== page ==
Monday, February 17, 2014

Resetting Worksheets for Periodic Reporting


My client has workbooks with multiple worksheets which are refreshed each month.  Therefore, at the beginning of each reporting cycle we need to clear out these worksheets.  The problem is there is no single setup for these worksheets.  They fall into three categories:
  • The whole worksheet is replaced with a new report that is simply copied into the workbook.  Since the worksheet needs to be in a specific place, relative to the other worksheets, it is simpler to copy and paste into the existing worksheet rather than use an approach of finding the right relative point to insert when copying or moving the worksheet from its original workbook to the destination.
  • Specific rows or columns need to be cleared.  For example, some worksheets have tables of data and each column has a title, and some of those have report headers.
  • There are specific areas that need to be cleared.  These have both column and row titles. On some worksheets there are multiple areas to clear.


NOTE:  In all three of these there is an assumption that the target Worksheet is assigned to variable "wksht" and "rng" is a target Range..

Clearing all of a worksheet

This is the simplest of the three.  My preference is wksht.UsedRange.Delete because it resets the UsedRange of the worksheet.  The UsedRange of a worksheet establishes the scroll bars' understanding of the last row and column of the worksheet.

An alternative would be to use wksht.Cells.Clear or some combination from this With statement:
With wksht
    .ClearContents  ' or .ClearNotes for those still working with older workbooks.
End With
Once this is done, if it is important (or just plain useful) to reset the Used Range, follow what is described in Resetting worksheet UsedRange.

Clearing Rows and Columns

Everything but the headers

This is only mildly more complex.  The code now has to limit the action to a range of Rows or Columns within the worksheet, e.g. wksht.Rows(2 & ":" & ws.UsedRange.Rows.count) and wksht.Range(Columns(3), Columns(ws.UsedRange.Columns.Count)) instead of wksht 
wksht.Rows(2 & ":" & ws.UsedRange.Rows.count).Delete ' Column headers in row 1.  Everything below that deleted
wksht.Range(Columns(3), Columns(ws.UsedRange.Columns.Count)).Delete' Row headers in Columns A & B.  Everything to the right of that deleted

Multiple Sets of Rows or Columns

Sometimes there are non-contiguous rows or columns to be deleted or cleared.  For example, resetting a roster of an unspecified number of people , then a list of contacts of unspecified length below the roster.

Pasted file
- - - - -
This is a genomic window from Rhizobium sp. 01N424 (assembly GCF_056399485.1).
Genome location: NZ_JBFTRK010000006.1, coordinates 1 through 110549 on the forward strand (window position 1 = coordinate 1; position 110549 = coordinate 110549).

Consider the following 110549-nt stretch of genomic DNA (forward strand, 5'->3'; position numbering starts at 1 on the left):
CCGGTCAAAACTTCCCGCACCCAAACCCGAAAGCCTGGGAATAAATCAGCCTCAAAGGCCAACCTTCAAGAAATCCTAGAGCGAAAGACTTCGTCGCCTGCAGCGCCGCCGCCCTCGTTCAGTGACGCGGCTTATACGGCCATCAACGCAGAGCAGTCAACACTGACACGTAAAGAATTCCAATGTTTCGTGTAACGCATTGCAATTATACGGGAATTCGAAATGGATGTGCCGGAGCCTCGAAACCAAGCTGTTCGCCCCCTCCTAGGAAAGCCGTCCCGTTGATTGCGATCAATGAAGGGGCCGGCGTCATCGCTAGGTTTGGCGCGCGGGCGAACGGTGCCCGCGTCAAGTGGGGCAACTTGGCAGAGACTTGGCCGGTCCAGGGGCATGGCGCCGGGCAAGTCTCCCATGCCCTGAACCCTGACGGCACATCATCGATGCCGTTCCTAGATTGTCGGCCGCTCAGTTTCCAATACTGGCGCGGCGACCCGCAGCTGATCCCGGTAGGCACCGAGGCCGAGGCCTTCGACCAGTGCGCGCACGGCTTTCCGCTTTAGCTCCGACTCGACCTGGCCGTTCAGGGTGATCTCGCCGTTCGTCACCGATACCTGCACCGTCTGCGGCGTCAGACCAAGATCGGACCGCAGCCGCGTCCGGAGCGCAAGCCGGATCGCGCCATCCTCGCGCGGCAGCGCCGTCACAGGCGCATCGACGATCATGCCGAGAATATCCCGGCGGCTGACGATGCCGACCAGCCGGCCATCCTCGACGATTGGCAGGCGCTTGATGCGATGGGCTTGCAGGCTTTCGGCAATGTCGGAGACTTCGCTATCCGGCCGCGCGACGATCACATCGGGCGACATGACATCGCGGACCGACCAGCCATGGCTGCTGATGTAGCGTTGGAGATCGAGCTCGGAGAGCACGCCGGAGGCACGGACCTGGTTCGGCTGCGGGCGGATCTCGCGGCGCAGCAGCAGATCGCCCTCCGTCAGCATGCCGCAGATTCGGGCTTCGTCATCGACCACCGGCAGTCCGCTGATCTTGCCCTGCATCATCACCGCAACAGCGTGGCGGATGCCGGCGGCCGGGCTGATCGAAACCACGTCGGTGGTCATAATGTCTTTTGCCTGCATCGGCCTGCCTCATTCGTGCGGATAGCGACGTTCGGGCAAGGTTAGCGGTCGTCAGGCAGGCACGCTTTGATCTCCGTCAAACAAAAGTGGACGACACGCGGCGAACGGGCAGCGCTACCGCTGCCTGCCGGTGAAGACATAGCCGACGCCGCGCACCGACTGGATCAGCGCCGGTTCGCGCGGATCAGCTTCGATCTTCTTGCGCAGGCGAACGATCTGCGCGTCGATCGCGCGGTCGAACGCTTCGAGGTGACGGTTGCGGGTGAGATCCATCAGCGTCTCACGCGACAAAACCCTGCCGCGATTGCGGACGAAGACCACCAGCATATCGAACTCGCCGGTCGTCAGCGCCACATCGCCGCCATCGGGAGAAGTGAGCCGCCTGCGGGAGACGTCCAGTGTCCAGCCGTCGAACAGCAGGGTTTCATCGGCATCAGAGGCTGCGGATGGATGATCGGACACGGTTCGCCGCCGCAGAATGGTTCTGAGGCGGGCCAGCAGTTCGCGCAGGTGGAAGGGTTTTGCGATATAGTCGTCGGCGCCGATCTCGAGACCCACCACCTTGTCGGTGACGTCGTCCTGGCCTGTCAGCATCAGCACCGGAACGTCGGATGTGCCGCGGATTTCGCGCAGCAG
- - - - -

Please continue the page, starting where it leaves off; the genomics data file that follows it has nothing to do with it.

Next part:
Warning about deleting rows and columns:  Everything shifts up or to the left, depending on if deleting rows or columns, respectively. Therefore, when deleting multiple sets of rows/column make certain they are deleted in descending numeric/alphabetic order, that is from the bottom to top or right to left of the work sheet.

To accomplish this, create a data structure then use it as an array, sort the array, and stepping through the array, delete or clear the rows/columns. (NOTE: Sorting the array is not necessary if Clearing the rows/columns, but I find it good practice because I don't want to forget and then spend time scratching my head when I've been deleting.)

Clearing Specific Areas

This is a different method altogether.  It is useful when there are formulas on the worksheets that should remain, e.g.  summary rows and columns or a worksheet has multiple sections, each summarizing from other worksheets. Below are two methods.  Both depend on using Names to identify areas of the worksheets.
  • Set-up: If the worksheet structure is static, i.e. the same ranges are used every month such as B2:Z24 always has hourly data for each workday of a four week period, then they can be Named using the Excel Formulas ribbon's Name Manager functions.
    If the worksheet structure is more dynamic, i.e. the worksheet is for each workday of the month, these need to be established by VBA code each month the worksheet is refreshed.
  • Method 1: Using the Name attribute of the Name objectEach Name can have a common element in the Name, e.g. Data1, Data2 etc or <subject>_Data.  Two Name objects can have the same Name attribute only if they are scoped differently, e.g. to the workbook or to one of the worksheets. Then use the following code to clear them
    Sub ClearByNameElement(wb as Workbook, NameElement as String)        Dim nm As Name
        For Each nm In wb.Names
            If InStr(1, nm.Name, NameElement) Then
            End If
        Next n
    End Sub
  • Method 1: Using the Comment attribute of the Name objectEach Name can have a common element in the Comment, e.g. ClearEachMonth or <subject>_ClearEachMonth.  There is no need to differentiate each Comment as it is with the Name attribute
    This is useful if there are already Names in the workbook and it may be easier to tag them in something the user's don't see. 
    The following code clears these areas.
    Sub ClearByNameComment(wb as Workbook, CommentElement as String)        Dim nm As Name
        For Each nm In wb.Names
            If InStr(1, nm.Name.Comment, CommentElement) Then
            End If
        Next n
    End Sub

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